Archive for the ‘individual liberty’ Tag

Lela on Slavery and Individual Rights   1 comment

Thom StarkLast week, Thom Stark expanded upon his centrist views. And, I’m still hung up on the idea of government being obligated to pursue policies for the greatest good, while also protecting the rights of minorities. I still don’t think it’s possible.

Again, we agree on quite a few points.

Slavery and US slavery particuarly are huge topics we could discuss. How a country could claim, on the one hand, that all men are created equal but allow some men to own others is incomprehensible. It’s tempting to say the Civil War was fought for wholly moral reasons and therefore was a “good” war, but I know too much about what was also going on besides the issue of slavery to agree. Just the fact that Lincoln didn’t free the slaves until halfway into the war suggests there was something more going on than slavery.

And, then you also have to deal with the repression that grew from the Union victory in the Civil War. Reconstruction was a brutal and immoral period that raped the South economically, forced it into a subservient role for the next century, and led to Jim Crow and the eventual need for the Civil Rights movement, but worse, the abrogation of states rights has had profound negative effects on individual rights throughout the nation in subsequent years. It has been used as an excuse for repression of regionalization ever since. In effect, the moral crusade to end slavery empowered the federal repression of states and gave structure to Plato’s Republic in modern America.

But that would be a later discussion, I think.

Lela Markham Davidson Ditch CorrectedI still believe strongly that the individual is the smallest and most powerless of minorities and that government generally is the antithesis of protecting the rights of the individual. We could certainly delve into how various minorities groups have banded together to create a statistical majority bent on forcing others to fall in line with what they want. A case in point would be the Masterpiece Cake Shop, which shows that minority group power overrides the individual right of freedom of faith.

Or we could tear an example from the headlines.

Eric Garner was allegedly selling untaxed cigarettes on the streets of Staten Island — coincidentally only blocks from one of the neighborhoods my husband grew up in. First a single police officer confronted him with the victimless crime. I’ve seen the video. He was agitated and loud, but never violent toward the officer, but it quickly escalated into four officers holding him on the ground, one with his knee in Garner’s back and another with his hand pushing Garner’s face into the concrete. Yes, very much police brutality, but while we’r freaking out over a symptom of government repression, I want to look at the cause.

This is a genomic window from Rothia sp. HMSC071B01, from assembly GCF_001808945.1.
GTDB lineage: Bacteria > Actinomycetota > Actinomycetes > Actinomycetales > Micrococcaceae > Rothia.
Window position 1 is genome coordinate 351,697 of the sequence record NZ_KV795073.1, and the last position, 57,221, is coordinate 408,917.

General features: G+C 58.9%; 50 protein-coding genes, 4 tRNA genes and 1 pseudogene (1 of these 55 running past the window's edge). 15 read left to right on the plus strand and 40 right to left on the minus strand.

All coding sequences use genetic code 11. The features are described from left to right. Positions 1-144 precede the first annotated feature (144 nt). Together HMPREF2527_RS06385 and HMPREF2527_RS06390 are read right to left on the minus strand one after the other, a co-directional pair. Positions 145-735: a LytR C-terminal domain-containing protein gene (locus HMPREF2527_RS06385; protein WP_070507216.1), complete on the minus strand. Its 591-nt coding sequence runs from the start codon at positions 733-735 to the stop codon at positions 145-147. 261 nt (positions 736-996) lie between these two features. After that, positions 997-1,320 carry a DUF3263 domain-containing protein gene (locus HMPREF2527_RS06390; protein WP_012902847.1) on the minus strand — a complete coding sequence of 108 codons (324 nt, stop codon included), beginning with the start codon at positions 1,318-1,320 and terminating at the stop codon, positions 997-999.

I hate cigarettes. They’re stinky, unhealthy and produce trash that I usually end up having to clean up.  I hold similar attitudes toward marijuana and alcohol. I do not see these things as societal goods. I can understand why folks would ask their politicians to regulate them for the “maximum good”. I also think all such attempts at prohibition are stupid ideas.

That “societal good” zeitgeist and desire to prohibit or regulate individual liberty is the root cause of Eric Garner’s death. Life, liberty and the pursuit of happiness — vices like alcohol, cigarettes and drugs fall under either the liberty or pursuit of happiness clause. When society tries to tell individuals they can’t do something (usually because it’s unhealthy), individuals find a way to continue doing it. Unable to prohibit tobacco, people who hate cigarettes asked their government to do something to curtail its usage — make it difficult for individuals to smoke by increasing taxes. Sounds good. You let those individuals continue to smoke, but you give the do-gooders a warm-fuzzy feeling of having done something to discourage them. Except ….

Every time they walk by a group of smokers and get their panties in a knot that their efforts have not made everyone stop that vile unhealthy habit, they lobby their legislators to raise the tax a little higher … which led to a market for untaxed cigarettes. Had there been no market for “loosies” the New York Police Department would have had no cause to harass Eric Garner that day and he might be alive today (I say “might” because he was obese and that’s another do-gooder target for societal improvement). Yes, you can blame Garner’s death on lesser causes like police brutality and racism, but if government had not been given the power to restrict individual liberty for “societal good”, any racism in the hearts of the cops would have been moot because they would not have been given permission to deal with Eric Garner.

I think it’s these little compromises with individual liberty — usually under the guise of something good for society as a whole — that lead us toward full scale repression. It happens gradually and so we don’t object until we see it working to kill citizens, but far too often when we seek to fix what our policies have wrought, we don’t acknowledge the cause, but try to fix the symptoms while leaving the cause in place. You can modify police training and try to modify police racial sentiments, but those efforts will be of limited effect because the real cause is inherent lack of respect for individual rights that is part and parcel with majority rule. When a societal consensus has been reached on any given issue, government feels it has a mandate to repress the individual for the greater good.